“If we don’t go to the Middle East, the Middle East will come to us.” That prophetic comment was once shared with me by an American general defending US policy — now questioned by many in the country, including President Donald Trump — to remain actively engaged actively in the Middle East not only to defend and pursue US interests, but also keep in check the region’s many tensions. To be sure, it has been a costly policy in terms of American and Arab lives, resources and the United States’ image, and it has not always been successful.
The general’s comment comes to mind with the recent drone — perhaps cruise missiles as well, according to reports — attack on two major oil facilities in the heart of Saudi Arabia’s oil-producing area in the eastern part of the country. Houthi rebels have been engaged in a four-year-plus civil war in Yemen, in which Saudi Arabia has played a major role. The latter’s airstrikes have been blamed for a fair portion of the death toll of 100,000. The Saudis and Houthis as well as other participants — the United Arab Emirates, Yemeni government forces and al-Qaeda — have also been blamed for human rights abuses by the UN Human Rights Council.
Negotiations to end the conflict have been fitful and the most recent ceasefire fell apart months ago, just as did previous agreements to stop fighting.
Which brings us to the latest attacks on September 14. The Houthis claimed responsibility for the attacks, but the US is pointing the finger at Iran, though definitive evidence for their claims remains lacking. Nevertheless, their accusations have a certain ring of truth since it is unlikely that the technology to carry out such a long-range attack from Yemen could be obtained by the Houthis without Iranian assistance. The Saudis assert that the drones and cruise missiles were actually Iranian.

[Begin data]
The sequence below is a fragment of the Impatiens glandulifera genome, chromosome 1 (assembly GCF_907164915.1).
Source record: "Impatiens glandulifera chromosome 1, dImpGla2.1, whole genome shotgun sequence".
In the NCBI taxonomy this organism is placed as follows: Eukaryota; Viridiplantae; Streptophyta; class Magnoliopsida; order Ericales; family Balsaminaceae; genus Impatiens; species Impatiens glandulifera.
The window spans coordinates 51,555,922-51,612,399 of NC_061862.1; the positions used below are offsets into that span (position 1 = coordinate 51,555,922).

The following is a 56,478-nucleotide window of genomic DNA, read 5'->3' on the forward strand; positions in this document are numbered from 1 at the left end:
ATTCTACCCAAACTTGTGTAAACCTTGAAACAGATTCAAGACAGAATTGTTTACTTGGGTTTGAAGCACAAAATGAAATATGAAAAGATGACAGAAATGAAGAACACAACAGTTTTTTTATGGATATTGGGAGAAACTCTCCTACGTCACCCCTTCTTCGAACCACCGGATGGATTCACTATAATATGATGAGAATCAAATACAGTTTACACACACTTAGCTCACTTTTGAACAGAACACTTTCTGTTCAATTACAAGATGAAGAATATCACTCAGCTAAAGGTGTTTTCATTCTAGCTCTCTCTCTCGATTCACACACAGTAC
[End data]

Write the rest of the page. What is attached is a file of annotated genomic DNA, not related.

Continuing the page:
Moreover, the Saudis also now contend, as did Secretary Pompeo shortly after the attacks, that they did not originate in Yemen. Predictably, Iran denies all allegations of responsibility for the attacks.
The World Feels Yemen’s Pain
Regardless of the specifics of the attacks in Saudi Arabia, which remain important, the incident marks the third Middle East civil war — after Libya and Syria — that has been internationalized. With the prior two, it was the mass exodus of refugees, first to surrounding countries but then to Europe that sparked blowbacks in the European Union, the US and elsewhere against immigration. The immigration debate doubtlessly played a major role in Britain’s decision in 2016 to withdraw from the EU.